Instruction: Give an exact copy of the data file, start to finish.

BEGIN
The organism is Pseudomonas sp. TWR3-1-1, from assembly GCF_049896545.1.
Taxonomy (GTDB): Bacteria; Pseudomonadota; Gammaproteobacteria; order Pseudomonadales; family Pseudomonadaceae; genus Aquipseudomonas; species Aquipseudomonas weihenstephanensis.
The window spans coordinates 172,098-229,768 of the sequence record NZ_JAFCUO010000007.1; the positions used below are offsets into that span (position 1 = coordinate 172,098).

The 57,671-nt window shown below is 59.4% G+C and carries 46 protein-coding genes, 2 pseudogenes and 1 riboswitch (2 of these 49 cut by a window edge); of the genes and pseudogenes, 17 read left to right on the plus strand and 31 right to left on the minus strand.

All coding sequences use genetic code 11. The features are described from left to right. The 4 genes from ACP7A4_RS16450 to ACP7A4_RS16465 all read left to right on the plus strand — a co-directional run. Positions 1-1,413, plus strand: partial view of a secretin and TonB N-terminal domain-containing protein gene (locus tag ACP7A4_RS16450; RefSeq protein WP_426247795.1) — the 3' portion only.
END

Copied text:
The organism is Pseudomonas sp. TWR3-1-1, from assembly GCF_049896545.1.
Taxonomy (GTDB): Bacteria; Pseudomonadota; Gammaproteobacteria; order Pseudomonadales; family Pseudomonadaceae; genus Aquipseudomonas; species Aquipseudomonas weihenstephanensis.
The window spans coordinates 172,098-229,768 of the sequence record NZ_JAFCUO010000007.1; the positions used below are offsets into that span (position 1 = coordinate 172,098).

The 57,671-nt window shown below is 59.4% G+C and carries 46 protein-coding genes, 2 pseudogenes and 1 riboswitch (2 of these 49 cut by a window edge); of the genes and pseudogenes, 17 read left to right on the plus strand and 31 right to left on the minus strand.

All coding sequences use genetic code 11. The features are described from left to right. The 4 genes from ACP7A4_RS16450 to ACP7A4_RS16465 all read left to right on the plus strand — a co-directional run. Positions 1-1,413, plus strand: partial view of a secretin and TonB N-terminal domain-containing protein gene (locus tag ACP7A4_RS16450; RefSeq protein WP_426247795.1) — the 3' portion only.